This year I attended the American Academy of Forensic Sciences (“AAFS”) conference in Seattle and presented in the digital and multimedia section. The following post is a summary of the oral presentation along with my slide set.
For those who do not know, I hold an M.S. in computer science with concentration in Information Assurance. I am presently a Ph.D. student in Engineering and Applied Sciences at the University of New Orleans. I expect to be ABD by fall of this year when I start law school as a J.D. student. Professionally, I work for a litigation support vendor in New Orleans dealing primarily with the civil side of digital forensics, eDiscovery, and other related areas. I have a somewhat unique perspective on the field by having one foot in academia and the other in industry.
One cannot begin a discussion of future trends and the need for new approaches without first examining the current state. At present the field has three main phases of practice: acquisition, analysis, reporting. Acquisition originated in dead acquisition where the data storage medium, such as a hard drive, is imaged byte-for-byte to produce an exact duplicate when the system is powered off. The duplicate is hashed for later verification after analysis is complete. In a more modern twist, Live analysis involves acquiring data from a system while it is still running. Live acquisition allows for preserving more ephemeral data such as memory dumps, active network connections, logged on users, running programs, etc which would otherwise be lost in powering the system down for dead acquisition. Live acquisition risks the triggering of anti-forensics tools, malicious commands from still logged in users, and damaging the system state.
However the storage data is acquired, the image files are transferred to a tool suite where the examiner/analyst/investigator/researcher etc begins the careful analysis process. Depending on the size of the datasets, analysis may take a very long time to complete. Whether the examiner uses a tool suite, or a collection of individual tools some common tasks will be carried out. Files will be hashed to exclude known good files (operating system libraries, known executables, etc), suspicious files will be flagged (erroneous file extensions, unexpectedly large files, encrypted or password protected files) for closer scrutiny, and text will be searched for relevant keywords. When the examiner finishes the analysis, a report is drafted summarizing and interpreting the evidence ready for consumption by lawyers, law enforcement, and the courts.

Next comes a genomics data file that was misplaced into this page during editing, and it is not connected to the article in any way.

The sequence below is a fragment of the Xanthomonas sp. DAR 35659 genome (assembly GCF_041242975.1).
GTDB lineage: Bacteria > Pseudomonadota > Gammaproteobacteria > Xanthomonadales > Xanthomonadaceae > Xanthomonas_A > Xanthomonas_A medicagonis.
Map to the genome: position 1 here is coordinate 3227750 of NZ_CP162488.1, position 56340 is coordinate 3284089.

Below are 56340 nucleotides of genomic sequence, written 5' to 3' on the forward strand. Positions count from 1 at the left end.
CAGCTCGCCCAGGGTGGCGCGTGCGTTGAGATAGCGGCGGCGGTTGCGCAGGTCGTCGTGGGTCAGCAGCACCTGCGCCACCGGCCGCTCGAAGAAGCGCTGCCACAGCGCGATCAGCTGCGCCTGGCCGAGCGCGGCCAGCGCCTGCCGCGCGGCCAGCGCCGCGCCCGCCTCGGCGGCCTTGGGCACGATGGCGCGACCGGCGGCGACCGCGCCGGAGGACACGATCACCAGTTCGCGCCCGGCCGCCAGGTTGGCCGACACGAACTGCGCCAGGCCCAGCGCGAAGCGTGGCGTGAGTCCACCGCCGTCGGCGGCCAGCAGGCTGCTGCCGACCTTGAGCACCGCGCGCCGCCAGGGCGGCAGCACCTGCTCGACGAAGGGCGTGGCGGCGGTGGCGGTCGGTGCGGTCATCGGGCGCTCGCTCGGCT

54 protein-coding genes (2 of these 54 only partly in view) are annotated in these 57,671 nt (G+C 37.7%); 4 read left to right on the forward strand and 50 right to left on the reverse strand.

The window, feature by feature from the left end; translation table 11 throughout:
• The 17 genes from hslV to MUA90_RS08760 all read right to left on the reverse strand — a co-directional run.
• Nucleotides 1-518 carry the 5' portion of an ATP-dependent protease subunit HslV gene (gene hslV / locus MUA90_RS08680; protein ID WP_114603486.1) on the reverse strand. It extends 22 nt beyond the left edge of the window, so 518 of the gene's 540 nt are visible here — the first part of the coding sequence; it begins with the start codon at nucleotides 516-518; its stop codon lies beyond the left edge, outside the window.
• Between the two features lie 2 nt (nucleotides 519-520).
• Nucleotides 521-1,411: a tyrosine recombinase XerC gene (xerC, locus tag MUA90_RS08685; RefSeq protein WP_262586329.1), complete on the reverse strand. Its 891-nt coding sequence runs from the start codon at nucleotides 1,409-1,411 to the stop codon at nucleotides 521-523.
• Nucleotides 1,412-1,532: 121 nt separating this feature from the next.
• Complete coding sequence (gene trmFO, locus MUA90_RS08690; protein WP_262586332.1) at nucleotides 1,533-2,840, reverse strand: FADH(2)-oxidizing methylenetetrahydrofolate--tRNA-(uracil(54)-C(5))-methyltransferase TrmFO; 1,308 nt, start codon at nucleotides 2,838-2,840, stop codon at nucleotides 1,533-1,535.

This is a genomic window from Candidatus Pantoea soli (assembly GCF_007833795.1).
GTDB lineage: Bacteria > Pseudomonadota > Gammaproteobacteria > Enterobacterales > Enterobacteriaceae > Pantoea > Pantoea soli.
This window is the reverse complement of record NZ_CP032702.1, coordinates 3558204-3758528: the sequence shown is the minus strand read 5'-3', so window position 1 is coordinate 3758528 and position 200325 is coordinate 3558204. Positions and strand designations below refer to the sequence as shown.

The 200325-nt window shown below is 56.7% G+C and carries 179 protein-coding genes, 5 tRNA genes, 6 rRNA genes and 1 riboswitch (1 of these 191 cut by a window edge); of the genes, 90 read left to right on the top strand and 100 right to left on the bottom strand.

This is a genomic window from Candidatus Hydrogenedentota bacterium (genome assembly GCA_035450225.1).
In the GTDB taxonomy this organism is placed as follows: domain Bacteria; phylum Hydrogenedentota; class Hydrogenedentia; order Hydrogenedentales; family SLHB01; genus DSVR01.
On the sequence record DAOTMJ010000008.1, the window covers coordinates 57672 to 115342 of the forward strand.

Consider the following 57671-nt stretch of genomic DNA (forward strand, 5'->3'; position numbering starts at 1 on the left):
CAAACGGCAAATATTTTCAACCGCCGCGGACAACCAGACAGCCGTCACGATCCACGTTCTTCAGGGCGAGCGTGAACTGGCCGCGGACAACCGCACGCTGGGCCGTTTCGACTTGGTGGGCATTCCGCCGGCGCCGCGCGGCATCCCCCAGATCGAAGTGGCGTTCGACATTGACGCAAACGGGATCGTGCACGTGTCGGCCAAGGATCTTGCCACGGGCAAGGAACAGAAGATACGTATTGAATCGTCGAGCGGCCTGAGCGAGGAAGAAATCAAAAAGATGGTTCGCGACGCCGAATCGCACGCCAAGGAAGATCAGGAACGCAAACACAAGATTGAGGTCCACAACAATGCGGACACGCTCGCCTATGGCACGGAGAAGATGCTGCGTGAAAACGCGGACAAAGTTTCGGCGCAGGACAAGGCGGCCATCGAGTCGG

What problems do we face?
No future trends presentation would be complete without flogging our arch-nemesis the dreaded hard drive size over time vs band width increase over time charts. Just in the last 5 years, the capacity of consumer hard drives has increased 400%, and more problematic the expansion of consumer desktop systems into assuming a “media center” role in the household has led to increased capacity in the entry level market segment. Bandwidth, on the other hand, has never enjoyed more than a 100% increase in bandwidth between generations and, in some cases, has had meager gains < 20% (IDE133 to SATAI). The potential sources of data are increasing over time as well. Where once a single computer would be shared by an entire family, now it is not unusual for each individual to have one or more than one system. Cell phones, music players, gaming consoles, thumb drives, and other devices increase the number of targets in an investigation as well as increasing the overall data set size. Looking at currently advertised systems from major OEM and retailer channels in each of the device categories makes targets in excess of a terabyte and approaching two terabytes plausible.